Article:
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Burr, Hamilton, and JeffersonA Study in Character$
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Roger G. Kennedy

Print publication date: 2000

Print ISBN-13: 9780195140552

Published to Oxford Scholarship Online: October 2011

DOI: 10.1093/acprof:oso/9780195140552.001.0001

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Chapter 2

Chapter 2

Chapter:
(p.21) Chapter 2
Source:
Burr, Hamilton, and Jefferson
Author(s):

Roger G. Kennedy

Publisher:
Oxford University Press
DOI:10.1093/acprof:oso/9780195140552.003.0002

Aaron Burr saw more of the world than any of the other Founding Fathers of America. His adventures took him as far as Quebec, the Missouri, the verge of the Gulf of Mexico, Jacksonville, and Mobile. With Alexander Hamilton and John Jay, Burr was among the leaders of the battle to end slavery in New York. Neither Hamilton nor Thomas Jefferson served throughout George Washington's two terms (1788–96), but, while they were in office, both made use of their time to begin the organization of those who agreed with them in clusters that later evolved into political factions—and only factions, not political parties. It is likely that the contest in law and politics between Hamilton and Burr eventuating in their famous duel was already gnawing at Hamilton well before 1792. It may be asked: Why is so much more of this book devoted to Burr than to either Hamilton or Jefferson? Because a reevaluation of the character of Burr is necessary to piece out an informed estimate of the others.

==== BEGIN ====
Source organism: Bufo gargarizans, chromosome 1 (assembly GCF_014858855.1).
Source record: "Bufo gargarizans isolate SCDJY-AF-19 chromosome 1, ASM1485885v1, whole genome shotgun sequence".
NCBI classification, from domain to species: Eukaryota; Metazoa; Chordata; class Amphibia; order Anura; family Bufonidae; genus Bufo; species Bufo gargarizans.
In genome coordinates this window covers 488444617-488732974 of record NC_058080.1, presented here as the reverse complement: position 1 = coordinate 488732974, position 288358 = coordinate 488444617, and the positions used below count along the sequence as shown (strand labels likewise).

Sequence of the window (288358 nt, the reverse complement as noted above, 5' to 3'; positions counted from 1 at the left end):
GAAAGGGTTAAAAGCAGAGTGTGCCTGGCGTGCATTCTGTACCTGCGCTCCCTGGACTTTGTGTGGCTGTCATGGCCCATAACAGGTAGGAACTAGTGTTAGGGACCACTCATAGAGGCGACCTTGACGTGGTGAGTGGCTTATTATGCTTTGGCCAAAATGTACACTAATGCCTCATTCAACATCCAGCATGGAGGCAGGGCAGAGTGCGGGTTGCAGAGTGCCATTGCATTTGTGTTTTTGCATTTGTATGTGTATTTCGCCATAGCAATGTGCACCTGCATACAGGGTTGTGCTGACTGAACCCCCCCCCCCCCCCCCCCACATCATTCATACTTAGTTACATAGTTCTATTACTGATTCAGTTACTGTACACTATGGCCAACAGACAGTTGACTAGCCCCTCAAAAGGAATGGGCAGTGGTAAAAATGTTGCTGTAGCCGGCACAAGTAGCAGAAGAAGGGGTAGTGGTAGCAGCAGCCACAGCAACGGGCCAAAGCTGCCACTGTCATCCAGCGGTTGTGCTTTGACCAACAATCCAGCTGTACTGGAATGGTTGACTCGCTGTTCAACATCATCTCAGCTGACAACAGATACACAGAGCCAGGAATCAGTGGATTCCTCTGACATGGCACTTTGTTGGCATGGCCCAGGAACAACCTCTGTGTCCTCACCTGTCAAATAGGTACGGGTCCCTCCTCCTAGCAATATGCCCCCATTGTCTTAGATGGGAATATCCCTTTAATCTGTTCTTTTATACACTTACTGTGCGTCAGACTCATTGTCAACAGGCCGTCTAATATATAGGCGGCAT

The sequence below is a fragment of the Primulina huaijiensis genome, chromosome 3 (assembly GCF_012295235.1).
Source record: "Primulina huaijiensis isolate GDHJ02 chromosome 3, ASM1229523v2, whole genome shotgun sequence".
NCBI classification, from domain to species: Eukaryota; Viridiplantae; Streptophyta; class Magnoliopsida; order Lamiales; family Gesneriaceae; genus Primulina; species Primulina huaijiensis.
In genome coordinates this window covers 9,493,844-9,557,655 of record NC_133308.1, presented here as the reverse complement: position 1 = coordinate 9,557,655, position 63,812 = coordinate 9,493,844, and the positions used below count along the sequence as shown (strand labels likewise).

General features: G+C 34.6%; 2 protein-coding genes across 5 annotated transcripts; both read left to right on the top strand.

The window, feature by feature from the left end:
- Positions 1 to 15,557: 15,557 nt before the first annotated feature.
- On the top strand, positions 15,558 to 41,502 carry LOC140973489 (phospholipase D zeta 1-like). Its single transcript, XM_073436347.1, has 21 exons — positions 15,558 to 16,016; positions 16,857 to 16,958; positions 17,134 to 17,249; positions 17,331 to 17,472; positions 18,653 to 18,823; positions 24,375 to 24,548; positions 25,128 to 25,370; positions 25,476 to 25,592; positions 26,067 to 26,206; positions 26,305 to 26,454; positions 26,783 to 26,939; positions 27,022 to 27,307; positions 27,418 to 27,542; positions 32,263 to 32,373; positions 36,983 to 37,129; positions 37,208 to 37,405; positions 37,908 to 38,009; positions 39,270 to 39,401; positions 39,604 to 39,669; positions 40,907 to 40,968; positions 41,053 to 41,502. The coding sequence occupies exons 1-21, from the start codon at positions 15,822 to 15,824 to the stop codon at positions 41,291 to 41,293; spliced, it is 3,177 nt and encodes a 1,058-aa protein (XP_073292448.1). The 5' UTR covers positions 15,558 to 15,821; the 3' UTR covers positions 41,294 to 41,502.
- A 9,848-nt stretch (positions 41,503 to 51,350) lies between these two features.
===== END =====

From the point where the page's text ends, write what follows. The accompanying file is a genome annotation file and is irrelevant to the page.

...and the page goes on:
Keywords:   Aaron Burr, America, Alexander Hamilton, Thomas Jefferson, Founding Fathers, politics, character, George Washington, slavery, political factions

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